David Cameron’s language has been considerably more sober than the likes of Angela Merkel. Leaked documents from defence chiefs in the EU also suggest moves to enact more military style interventions to stem the flow of boats, unsurprising given arrivals trebled within a month when Italians rescued over a thousand asylum seekers in April.

The problem for policy makers is that sober analysis of what is fast becoming the most pressing non-traditional security challenge for Western governments, that of unplanned, undocumented migration, is forever made murky by the growing politics of feeling. Identifying with perceived victims gives people a sense of vicarious virtue.

The industry of vicarious virtue is also becoming one of the greatest markers of white privilege, all while the same groups accuse supposedly white, conservative men of abusing their power. It seems if you engage in outward expressions of white guilt, differentiating yourself from the terrible and ignorant people that don’t, you can be comfortable in enjoying the advantages. The compassion competition that asylum seekers generate is one of the great markers of white guilt and it fuels greater resentment in the ordinary people who can see no markers of their supposed privileges in a rapidly changing world, only scapegoating.

The truth is that there are real risks in accepting larger numbers of Muslim refugees and suggesting this might be the case should not be an immediate trigger for accusations of racism or heartlessness. Setting aside the far greater funds that settling thousands more refugees will require and the statistically higher chances they will have of being out of work and requiring welfare, let us remind ourselves that terrorism is primarily the conflation of personal with political resentments. It is no coincidence that the vast majority of Australian citizens involved in Islamic terrorism have been derived from refugee populations, primarily Lebanese but increasingly Afghan and Iraqi. Monis, Sharrouf, Haider were all from this category. The same groups are over-represented in criminal activity.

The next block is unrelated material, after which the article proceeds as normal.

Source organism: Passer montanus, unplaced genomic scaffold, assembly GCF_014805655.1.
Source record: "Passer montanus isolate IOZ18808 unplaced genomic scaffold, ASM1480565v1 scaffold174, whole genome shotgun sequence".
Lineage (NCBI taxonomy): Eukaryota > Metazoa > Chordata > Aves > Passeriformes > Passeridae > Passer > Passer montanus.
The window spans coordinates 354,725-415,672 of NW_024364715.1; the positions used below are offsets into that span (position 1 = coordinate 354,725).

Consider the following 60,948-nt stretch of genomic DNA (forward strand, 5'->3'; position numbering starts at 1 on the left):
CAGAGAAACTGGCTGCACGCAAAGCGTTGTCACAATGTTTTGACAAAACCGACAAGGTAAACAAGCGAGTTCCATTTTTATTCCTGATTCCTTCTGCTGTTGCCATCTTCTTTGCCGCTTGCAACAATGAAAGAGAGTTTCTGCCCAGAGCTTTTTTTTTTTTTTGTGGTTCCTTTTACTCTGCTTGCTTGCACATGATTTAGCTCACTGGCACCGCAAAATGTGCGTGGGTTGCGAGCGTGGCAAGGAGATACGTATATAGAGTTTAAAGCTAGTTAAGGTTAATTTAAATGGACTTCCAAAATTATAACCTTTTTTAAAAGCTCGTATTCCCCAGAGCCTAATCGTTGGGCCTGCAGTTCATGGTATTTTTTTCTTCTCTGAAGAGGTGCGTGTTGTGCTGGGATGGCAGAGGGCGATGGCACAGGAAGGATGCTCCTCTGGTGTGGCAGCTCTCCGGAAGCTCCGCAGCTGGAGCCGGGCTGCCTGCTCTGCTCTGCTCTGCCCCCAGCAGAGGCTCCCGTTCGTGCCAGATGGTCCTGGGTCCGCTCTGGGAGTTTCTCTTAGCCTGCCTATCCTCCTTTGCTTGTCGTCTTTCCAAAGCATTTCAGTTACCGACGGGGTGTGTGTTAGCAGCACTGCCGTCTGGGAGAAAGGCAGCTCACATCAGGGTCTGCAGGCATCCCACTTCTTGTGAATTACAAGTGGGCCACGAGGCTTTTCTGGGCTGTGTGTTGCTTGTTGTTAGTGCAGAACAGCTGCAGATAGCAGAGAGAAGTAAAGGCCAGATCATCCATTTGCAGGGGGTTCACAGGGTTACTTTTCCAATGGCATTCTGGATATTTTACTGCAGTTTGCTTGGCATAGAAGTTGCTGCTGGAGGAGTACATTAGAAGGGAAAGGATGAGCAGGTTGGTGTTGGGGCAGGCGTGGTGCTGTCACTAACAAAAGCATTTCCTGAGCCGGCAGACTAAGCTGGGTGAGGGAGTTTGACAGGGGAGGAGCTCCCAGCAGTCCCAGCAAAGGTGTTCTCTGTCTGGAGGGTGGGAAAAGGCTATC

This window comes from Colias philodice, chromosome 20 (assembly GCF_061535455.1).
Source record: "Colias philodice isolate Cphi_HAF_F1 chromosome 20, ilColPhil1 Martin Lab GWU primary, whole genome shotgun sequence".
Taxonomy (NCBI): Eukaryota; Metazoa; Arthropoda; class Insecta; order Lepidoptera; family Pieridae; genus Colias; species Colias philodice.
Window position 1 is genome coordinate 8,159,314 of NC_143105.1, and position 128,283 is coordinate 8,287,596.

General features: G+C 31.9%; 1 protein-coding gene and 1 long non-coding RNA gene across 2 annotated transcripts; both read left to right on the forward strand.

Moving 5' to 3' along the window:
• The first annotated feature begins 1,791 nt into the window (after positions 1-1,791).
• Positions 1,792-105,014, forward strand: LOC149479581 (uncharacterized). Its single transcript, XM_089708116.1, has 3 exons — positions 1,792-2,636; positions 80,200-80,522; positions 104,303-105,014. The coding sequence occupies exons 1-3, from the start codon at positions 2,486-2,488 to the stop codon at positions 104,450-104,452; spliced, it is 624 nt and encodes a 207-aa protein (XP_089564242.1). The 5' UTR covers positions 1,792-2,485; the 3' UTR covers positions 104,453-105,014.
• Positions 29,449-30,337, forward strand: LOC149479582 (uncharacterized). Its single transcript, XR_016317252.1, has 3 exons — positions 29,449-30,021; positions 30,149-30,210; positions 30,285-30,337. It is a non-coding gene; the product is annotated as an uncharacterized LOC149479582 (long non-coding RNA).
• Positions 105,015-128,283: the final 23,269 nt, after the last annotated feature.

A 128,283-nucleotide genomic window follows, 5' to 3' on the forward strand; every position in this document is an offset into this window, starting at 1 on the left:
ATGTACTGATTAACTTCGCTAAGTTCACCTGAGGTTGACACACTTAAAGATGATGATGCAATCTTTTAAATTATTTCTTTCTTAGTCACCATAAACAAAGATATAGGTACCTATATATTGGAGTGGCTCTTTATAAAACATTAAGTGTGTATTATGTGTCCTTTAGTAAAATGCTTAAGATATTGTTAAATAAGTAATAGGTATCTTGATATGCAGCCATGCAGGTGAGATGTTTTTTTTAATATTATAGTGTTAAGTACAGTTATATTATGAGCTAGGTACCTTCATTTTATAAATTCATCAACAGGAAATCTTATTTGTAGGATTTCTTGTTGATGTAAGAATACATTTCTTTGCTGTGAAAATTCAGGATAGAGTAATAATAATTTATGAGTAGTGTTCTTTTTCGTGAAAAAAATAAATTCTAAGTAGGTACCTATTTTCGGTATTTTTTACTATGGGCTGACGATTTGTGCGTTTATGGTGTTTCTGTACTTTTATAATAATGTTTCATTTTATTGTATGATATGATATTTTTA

It is not because refugees are evil, but it is because migrants with pre-existing skills find it much easier to rise up the social ladder, a process which makes personal resentment much less likely to simmer. Muslim refugees are then most likely to conflate any personal resentment with the grievance ideology of Islamism. Such considerations are appropriately being taken into account in deciding the make up of the Syrian refugee intake.

The resettlement funds Australia spends on each refugee, rated by the UNHCR as the most generous in the world per capita, can also generate significant resentment among other ethnic groups or disadvantaged sections of the community such as Aborigines, further threatening social cohesion.

These trends are not observable to the inner city demographic groups who are rarely living and sharing resources adjacent to immigrant communities. But they can be content with their feelings, which is increasingly what is viewed as most important.

Dr Tanveer Ahmed is a psychiatrist, media commentator and author